Northern Mississippi in summer is a jewel, and I wouldn’t have been able to see the constant magic-hour that film industry location scouts see in the state if I hadn’t driven with my husband and son for ten steamy hours from Eastern Tennessee this July. I wouldn’t have seen the way that charcoal clouds kissed yellow green corn stalks; they way that blood red earth met midnight blue sky. I wouldn’t have seen the dramatic double rainbow that came after one of those distinctly summertime Southern pop up thunderstorms, gone before it started.
We were driving my husband to Mississippi to work on a film. A major motion picture, with a healthy budget and healthy stars in place. We had just moved back to East Tennessee with our five year old son from eighteen months in Southeastern Alaska, and the flip of the switch difference between chilly green June in Alaska (snow still on the tip-top of mountain peaks) and steamy jungle July in the South had left us breathless. The trip was arduous, and our funds were limited from being bled almost dry from our almost 4,000 move back. We had just the one vehicle and the production company wouldn’t pay for travel time or the means to get to the tiny town the shoot was occurring in, so we had decided to make a small vacation out of the trek deeper South.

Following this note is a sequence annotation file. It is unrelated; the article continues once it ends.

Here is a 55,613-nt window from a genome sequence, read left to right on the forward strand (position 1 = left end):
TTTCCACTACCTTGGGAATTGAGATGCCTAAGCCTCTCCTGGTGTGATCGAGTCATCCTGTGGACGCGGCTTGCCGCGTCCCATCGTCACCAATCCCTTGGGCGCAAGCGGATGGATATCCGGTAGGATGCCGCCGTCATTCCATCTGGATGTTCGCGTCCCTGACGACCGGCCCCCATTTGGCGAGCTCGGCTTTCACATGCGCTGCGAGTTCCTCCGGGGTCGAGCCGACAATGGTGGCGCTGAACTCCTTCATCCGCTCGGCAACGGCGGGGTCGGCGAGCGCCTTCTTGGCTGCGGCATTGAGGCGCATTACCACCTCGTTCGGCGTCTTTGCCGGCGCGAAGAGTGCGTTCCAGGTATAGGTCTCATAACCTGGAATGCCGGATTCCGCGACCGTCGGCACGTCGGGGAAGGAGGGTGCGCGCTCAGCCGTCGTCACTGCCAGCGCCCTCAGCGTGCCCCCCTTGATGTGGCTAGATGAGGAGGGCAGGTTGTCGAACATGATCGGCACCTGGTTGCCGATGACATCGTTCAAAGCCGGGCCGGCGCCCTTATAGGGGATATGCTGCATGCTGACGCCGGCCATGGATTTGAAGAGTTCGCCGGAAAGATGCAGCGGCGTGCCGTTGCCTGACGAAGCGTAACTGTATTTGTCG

So the fight that occurred was a build up of a month of tumultuous shift. . The double rainbow that we all viewed on the way to the hotel, our mouths open in awe, would usher in twenty four hours of grumbling, of disappointments, of hotel rooms so filthy (bloodstained, even) that hearts were broken when we had to tell our five year old that we had to sleep in the crooked, rotten beds or in the car. That we had to drive the long hot drive and we had to take Daddy to work way down here for a while and we had to drive the ten hour drive ourselves the next day. And as all of his parent’s frustrations gathered up in storm in his little five year old face and body, the meltdown that ensued was brief and fiery and everyone cried when it was finished.
The details of the fight are blurry now, because it wasn’t physical but vocal. My son’s voice was the only one that was elevated. We tried to be level parents, even in the midst of relative turmoil. Because it wasn’t a fight between three parties but a fight against circumstance, illustrated in a child’s brutally honest stamping foot. We drove around trying to find a cleaner hotel. One with towels. One that didn’t reek of sweat and curry. One that didn’t have blood stains on the box springs. But there simply wasn’t another that we could afford. The tiny town was choked with film business and we would be reaping those rewards, but not yet. At that moment we had around $200.00 to last five days, and some of that had to go to hotel expenses. It was a plight that in the grand big world of plights wasn’t even a blip, but it was our blip, our fight, filmed Technicolor with a backdrop of emerald green and charcoal grey, a ground of blood red mud, a sky painted with Kodachrome rainbow.